Significant attention and investment in security capabilities for any data center is highly desirable in order to avoid serious negative consequences from security breaches.
Data center security is a critical issue that needs constant attention and upgrades. Concerns not only include cyber attacks, but also the physical safety of the facility itself. Ongoing security testing is necessary, which includes penetration testing, to attempt to locate security flaws. Moreover, security breaches from within are a major risk as well. Being paranoid about data center security is probably less than adequate. The appropriate response is to be “super” paranoid.
Donald Rumsfeld is famous for his discussion of the “known” unknowns in comparison with the “unknown” unknowns. Rumsfeld got the concept of the “unknown” unknown from a poem by D.H. Lawrence.
An example of a “known” unknown in data center security is the many computer viruses that arise, where their true origin is often unknown. An example of an “unknown” unknown would be the Stuxnet worm attack. This cyber attack came through the “Industrial” Internet (systems that operate equipment). It disabled a large portion of Iran’s nuclear materials enrichment program.
The reason why Stuxnet was unknown is the attack was on industrial control devices, which caused the Iranian centrifuges to go out of control and fly apart. Stuxnet was created by espionage hackers called the Equation Group. Prior to the demonstration of the capability of Stuxnet, it was an “unknown” unknown.
Data Center Security Advanced state-of-the- art security for data centers includes:
Physical Facilities Security – Extensive background checks are necessary for any persons with access to the data center. The behaviors of these individuals are closely monitored to prevent unauthorized activity. Authorized entry is controlled and monitored using biometric identification systems, security patrols, and 24-hour video surveillance. Emergency preparedness plans for facility operations include response to natural and manmade disasters, as well as terrorist attacks.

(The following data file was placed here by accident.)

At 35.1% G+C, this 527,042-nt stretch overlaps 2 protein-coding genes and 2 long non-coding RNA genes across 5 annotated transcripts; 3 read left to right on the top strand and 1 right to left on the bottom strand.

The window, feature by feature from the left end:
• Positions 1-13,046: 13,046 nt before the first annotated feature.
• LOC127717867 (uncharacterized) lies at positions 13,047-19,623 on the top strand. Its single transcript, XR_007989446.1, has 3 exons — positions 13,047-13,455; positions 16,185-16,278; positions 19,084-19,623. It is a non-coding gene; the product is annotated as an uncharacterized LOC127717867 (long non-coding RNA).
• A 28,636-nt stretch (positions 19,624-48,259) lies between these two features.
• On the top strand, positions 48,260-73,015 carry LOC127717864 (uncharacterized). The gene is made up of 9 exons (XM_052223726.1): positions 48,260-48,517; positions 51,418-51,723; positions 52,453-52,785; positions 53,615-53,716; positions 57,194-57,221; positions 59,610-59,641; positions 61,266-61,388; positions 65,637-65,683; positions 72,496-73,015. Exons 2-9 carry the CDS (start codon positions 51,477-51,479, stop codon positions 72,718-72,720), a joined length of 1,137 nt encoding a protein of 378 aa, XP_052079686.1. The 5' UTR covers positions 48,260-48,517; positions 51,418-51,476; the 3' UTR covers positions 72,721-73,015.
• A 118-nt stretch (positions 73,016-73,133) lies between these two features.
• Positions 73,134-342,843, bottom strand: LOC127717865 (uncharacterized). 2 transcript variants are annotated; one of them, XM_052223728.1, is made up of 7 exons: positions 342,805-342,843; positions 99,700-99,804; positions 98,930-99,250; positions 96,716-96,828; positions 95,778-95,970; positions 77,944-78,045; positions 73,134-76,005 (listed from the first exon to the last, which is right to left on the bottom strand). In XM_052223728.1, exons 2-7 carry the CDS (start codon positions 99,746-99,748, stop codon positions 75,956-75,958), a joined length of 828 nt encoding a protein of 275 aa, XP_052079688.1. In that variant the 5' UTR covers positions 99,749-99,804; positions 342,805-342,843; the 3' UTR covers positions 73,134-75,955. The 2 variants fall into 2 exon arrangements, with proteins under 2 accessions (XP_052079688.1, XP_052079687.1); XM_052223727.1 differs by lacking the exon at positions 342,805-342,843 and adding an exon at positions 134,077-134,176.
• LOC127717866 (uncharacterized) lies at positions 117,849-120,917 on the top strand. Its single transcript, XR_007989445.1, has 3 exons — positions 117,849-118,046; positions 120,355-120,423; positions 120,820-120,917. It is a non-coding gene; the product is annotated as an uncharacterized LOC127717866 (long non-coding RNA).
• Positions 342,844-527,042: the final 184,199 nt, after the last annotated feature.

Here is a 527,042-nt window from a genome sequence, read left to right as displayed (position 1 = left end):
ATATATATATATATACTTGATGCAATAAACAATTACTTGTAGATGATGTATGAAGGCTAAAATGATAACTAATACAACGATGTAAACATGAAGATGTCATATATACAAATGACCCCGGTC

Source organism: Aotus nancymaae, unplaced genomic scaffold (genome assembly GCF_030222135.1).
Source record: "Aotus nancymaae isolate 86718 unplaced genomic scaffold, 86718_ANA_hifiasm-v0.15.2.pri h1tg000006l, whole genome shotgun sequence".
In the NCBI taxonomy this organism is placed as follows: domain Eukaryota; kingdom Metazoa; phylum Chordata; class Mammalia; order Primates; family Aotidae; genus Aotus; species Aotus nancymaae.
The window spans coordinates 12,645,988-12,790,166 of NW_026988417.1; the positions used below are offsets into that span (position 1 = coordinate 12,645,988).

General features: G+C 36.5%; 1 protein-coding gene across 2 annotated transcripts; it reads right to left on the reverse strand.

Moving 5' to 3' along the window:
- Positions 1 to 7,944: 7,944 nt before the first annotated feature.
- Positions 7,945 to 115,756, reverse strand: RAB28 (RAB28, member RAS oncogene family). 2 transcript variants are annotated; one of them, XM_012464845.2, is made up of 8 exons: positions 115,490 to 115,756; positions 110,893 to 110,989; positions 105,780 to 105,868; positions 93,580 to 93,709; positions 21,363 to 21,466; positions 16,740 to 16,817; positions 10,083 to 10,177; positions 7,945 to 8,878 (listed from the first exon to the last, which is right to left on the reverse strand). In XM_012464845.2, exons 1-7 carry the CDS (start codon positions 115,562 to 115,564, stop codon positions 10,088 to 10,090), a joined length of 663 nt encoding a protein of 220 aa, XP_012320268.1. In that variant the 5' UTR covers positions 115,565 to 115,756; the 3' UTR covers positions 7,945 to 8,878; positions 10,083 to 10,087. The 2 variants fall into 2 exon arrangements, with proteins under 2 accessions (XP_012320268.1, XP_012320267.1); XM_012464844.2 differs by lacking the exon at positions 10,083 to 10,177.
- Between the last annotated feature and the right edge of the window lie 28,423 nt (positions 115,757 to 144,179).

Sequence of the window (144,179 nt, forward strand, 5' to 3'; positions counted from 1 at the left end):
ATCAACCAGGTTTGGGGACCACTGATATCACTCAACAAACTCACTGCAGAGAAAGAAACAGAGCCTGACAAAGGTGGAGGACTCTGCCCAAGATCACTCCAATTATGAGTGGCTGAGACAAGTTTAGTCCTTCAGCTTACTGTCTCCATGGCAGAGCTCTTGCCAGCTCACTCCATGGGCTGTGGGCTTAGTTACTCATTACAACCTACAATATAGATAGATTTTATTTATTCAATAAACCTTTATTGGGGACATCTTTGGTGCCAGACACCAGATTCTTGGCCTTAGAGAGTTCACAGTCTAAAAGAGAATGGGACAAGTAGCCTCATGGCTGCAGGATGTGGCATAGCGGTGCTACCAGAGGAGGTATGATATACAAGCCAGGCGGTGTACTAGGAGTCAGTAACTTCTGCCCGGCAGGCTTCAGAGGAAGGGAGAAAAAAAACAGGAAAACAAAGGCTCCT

Monitoring – Cyber security breaches are inevitable. Constant monitoring of unauthorized attempts and rapid sub-network isolation of potential intrusions helps to minimize cyber attack damage.
Encryption – Widespread use of high-level encryption increases the robustness of data protection.
Hardening – The goal of hardening is to eliminate as much vulnerability to a data center operation as possible. Technopedia says hardening steps include, using firewalls, virus protection software, malware removal tools, and keeping the system updated with security patches. For some mission critical deployments, hardware is “hardened” by having a data center facility design that provides protection against damage to electronic equipment from the energy bursts of a nuclear blast and/or solar flare activities and coronal mass ejections (CREs). This may include the use of reinforced, lead-lined underground bunkers and the use of faraday cages to shield electronic equipment.
Data center security includes physical space issues, software control, monitoring issues, and human resource issues, all with a context of interface with a potentially dangerous external environment. No data center is 100% secure. Security breaches can and will occur, often from the least expected places.
Proactive preparation with state-of-the-art system design and high-level security management are the best-practice methods to deal with data center security issues.